What's the hottest commodity in business today? It just may be business coaches, as entrepreneurs across the country scramble to find personal gurus to help make them better at what they do.
Just as a personal trainer offers a physical fitness routine tailored to help you build a better body, a business coach provides personalized services-from strategic planning, marketing and leadership development to morale-boosting and problem-solving-to help you build a better business.
Sounds like a consultant, you say? Not exactly. While in some cases consultants also work as coaches, the difference lies in the aim and intensity of the service. Coaches offer a one-on-one relationship with entrepreneurs that's far more personal than in other consulting arrangements. They work behind the scenes, with their primary mission to support, develop and empower the entrepreneur-and, eventually, put themselves out of business. While consultants are in the business of selling their expertise, coaches are in the business of bringing out the best in you.
"A coach enables you to become self-sufficient and self-reliant," explains Helen Rothberg, a business professor and coach at Marist College in Poughkeepsie, New York. "I teach my clients how to 'fish for themselves,' so they only need my services for a limited time. My aim is to put control back in the hands of the people who own the business, not in the hands of experts."
"My goal is my own obsolescence-not to make the people I coach dependent on me, but to help them fly on their own," agrees Sheryl Spanier, an executive coach in New York City.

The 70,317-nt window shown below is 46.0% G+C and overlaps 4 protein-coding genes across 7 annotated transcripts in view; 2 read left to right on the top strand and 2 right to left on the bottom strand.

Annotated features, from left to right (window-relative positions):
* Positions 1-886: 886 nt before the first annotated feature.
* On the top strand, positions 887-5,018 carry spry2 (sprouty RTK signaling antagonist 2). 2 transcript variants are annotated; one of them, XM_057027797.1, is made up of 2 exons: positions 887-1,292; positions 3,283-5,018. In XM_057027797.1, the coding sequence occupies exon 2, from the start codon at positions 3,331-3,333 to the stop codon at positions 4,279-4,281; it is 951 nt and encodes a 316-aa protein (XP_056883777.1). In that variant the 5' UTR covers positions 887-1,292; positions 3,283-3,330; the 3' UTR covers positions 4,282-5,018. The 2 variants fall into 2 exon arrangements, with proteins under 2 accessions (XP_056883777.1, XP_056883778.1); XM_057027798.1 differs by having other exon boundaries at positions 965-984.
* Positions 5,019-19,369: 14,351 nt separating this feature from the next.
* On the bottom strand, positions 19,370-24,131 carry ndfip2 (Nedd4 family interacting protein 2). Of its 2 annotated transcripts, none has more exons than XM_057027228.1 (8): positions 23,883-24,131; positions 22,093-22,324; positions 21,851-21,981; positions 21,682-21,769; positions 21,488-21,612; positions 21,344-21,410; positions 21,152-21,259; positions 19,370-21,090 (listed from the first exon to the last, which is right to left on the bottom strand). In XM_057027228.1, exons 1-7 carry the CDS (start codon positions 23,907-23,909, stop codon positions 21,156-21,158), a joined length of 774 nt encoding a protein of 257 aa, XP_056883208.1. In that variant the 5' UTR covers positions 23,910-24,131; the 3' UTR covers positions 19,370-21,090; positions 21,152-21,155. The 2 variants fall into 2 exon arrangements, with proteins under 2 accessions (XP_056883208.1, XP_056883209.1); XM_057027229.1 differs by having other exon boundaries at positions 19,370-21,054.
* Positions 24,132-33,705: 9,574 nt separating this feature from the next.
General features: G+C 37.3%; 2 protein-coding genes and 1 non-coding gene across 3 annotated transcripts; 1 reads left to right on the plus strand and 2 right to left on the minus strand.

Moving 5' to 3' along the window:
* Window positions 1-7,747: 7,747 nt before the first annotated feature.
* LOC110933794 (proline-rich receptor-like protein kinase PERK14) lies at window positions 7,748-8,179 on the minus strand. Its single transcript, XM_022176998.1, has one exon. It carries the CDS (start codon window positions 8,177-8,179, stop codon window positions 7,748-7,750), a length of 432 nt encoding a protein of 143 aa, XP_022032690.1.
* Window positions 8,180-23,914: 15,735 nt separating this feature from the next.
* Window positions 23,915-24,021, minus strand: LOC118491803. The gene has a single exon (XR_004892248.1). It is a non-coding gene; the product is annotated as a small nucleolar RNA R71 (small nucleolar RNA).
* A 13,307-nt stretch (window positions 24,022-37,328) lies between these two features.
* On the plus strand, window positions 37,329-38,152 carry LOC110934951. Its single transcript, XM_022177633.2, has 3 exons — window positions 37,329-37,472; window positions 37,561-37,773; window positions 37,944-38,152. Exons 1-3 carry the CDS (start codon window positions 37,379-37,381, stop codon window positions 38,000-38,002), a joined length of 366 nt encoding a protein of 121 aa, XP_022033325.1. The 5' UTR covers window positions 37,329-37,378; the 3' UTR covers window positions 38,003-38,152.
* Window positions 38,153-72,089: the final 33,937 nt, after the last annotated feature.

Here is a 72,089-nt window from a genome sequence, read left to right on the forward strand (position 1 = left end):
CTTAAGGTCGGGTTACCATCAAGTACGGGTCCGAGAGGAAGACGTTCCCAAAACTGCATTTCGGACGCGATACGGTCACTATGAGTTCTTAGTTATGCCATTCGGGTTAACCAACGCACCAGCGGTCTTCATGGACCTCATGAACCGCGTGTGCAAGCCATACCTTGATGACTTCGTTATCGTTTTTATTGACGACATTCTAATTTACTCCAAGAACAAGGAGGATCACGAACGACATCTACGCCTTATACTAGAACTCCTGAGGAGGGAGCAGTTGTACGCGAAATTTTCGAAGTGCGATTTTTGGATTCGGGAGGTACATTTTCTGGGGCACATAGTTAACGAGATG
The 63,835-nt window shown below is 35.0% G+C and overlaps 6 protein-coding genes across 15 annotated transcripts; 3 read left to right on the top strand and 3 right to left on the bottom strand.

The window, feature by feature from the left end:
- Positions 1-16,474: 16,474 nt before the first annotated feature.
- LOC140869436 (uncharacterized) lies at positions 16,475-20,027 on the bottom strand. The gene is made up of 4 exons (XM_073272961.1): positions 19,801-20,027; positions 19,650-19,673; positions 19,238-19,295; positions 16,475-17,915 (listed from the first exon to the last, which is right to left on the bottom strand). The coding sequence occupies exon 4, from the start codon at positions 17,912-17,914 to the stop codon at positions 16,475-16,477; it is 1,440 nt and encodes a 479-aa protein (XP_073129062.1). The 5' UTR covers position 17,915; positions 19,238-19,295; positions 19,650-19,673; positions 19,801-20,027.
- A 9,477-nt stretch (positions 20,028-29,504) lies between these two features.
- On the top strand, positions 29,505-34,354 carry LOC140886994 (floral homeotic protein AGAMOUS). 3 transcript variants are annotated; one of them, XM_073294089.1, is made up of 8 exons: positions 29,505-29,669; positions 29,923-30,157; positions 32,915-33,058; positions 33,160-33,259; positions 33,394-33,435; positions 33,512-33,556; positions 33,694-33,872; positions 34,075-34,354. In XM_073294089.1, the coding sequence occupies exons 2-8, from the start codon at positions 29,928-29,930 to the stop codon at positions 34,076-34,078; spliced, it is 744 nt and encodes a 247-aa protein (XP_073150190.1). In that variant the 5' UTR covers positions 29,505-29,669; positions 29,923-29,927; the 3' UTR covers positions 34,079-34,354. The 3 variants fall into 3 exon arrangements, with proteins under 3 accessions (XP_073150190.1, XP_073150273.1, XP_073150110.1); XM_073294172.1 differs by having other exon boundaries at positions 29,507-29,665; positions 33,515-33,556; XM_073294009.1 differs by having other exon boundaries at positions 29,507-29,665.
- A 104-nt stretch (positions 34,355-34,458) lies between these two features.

Whether you are an experienced entrepreneur dealing with growth, a downsized executive turning to business ownership for the first time, or a novice in the business world, a coach can help you get up to speed. A good business coach helps accelerate the learning curve, bringing a perspective and overview that would take you years to acquire on your own.
"There are patterns that work in every field of business," says Bob Ritter, a small-business coach and executive director of the Dutchess County Business Development Center in Poughkeepsie, New York. "You're paying the coach for knowledge of what works and what doesn't so you can [learn from] other people's failures."
Along with business knowledge, a coach provides something else that's critically important: moral support. You can't overestimate the value of having a confidant who is knowledgeable, unbiased and unfailingly honest-someone you can ask about anything, no matter how embarrassing. "As a business owner, you're supposed to look like you know what you're doing, so when you need help, you're careful about the questions you ask," says Dave Bouton, owner and president of On the Spot Mobile Oil Change in Wappingers Falls, New York. "But with my coach, no matter how dumb the question, I know I can ask it and he won't give me a funny look."
"We serve as sounding boards and help our clients gain perspective and feel less isolated," says Spanier. "We give them feedback and support, and recommend corrective measures when necessary."